It was recommended that there should be a separation of agreements into LPG supply agreements and LPG equipment agreements. The mandate of NERSA should be expanded to develop guidelines on valuation methodologies for LPG equipment.

The DoE responded that the inadequate domestic LPG supply is due to limited local production and inadequate import infrastructure. DoE is in the process of developing a clear pricing framework. It would be amending the Petroleum Products Act. This will enhance monitoring compliance of suppliers and introduce penalties for non-compliance after amending the Petroleum Products Act. It is DOE's objective to deregulate in the long-term to make LPG economically accessible.  One of the major flaws identified is inadequate infrastructure to produce and import LPG. South Africa’s retail price is among the highest in the world due to poor infrastructure and technical limitations. However, recently there has been some improvement with LPG being imported from Mozambique. Deregulation could be implemented in the long term when there is more supply of LPG and better infrastructure. Incentivisation to refineries would not be appropriate since LPG is a by-product and not a core product. There is an existing MOU between NERSA and TNPA to deal with the overlaps and misalignments in their regulatory mandates.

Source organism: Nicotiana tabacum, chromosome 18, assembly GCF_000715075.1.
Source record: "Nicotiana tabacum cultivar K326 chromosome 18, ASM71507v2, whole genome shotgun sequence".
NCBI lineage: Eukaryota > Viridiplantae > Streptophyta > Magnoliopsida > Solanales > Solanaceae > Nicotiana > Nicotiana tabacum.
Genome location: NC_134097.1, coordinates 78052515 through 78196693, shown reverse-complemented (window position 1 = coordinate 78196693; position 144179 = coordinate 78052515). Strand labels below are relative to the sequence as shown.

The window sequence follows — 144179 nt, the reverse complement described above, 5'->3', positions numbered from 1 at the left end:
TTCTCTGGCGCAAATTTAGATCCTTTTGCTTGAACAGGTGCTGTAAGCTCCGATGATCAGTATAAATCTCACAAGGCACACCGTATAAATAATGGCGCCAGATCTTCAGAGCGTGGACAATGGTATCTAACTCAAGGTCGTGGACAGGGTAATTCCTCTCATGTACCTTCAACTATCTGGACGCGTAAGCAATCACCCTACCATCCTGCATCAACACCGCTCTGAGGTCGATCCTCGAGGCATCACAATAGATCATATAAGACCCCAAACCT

There is a need to consider new refinery capacity to produce LPG. The Maximum Retail Price (MRP).  has been adjusted twice in December 2015 and 2016. However, it could only be adjusted upwards which would prejudice new entrants, making South Africa non-competitively priced compared to other countries. DoE agreed the long-term agreements should be delinked.

The Committee said that the implementation of the Competition Commission recommendations is up to the Executive. However, the Committee will continue to follow up on the matter.

Meeting report

Liquified Petroleum Gas Market Inquiry Report: briefing by Competition Commission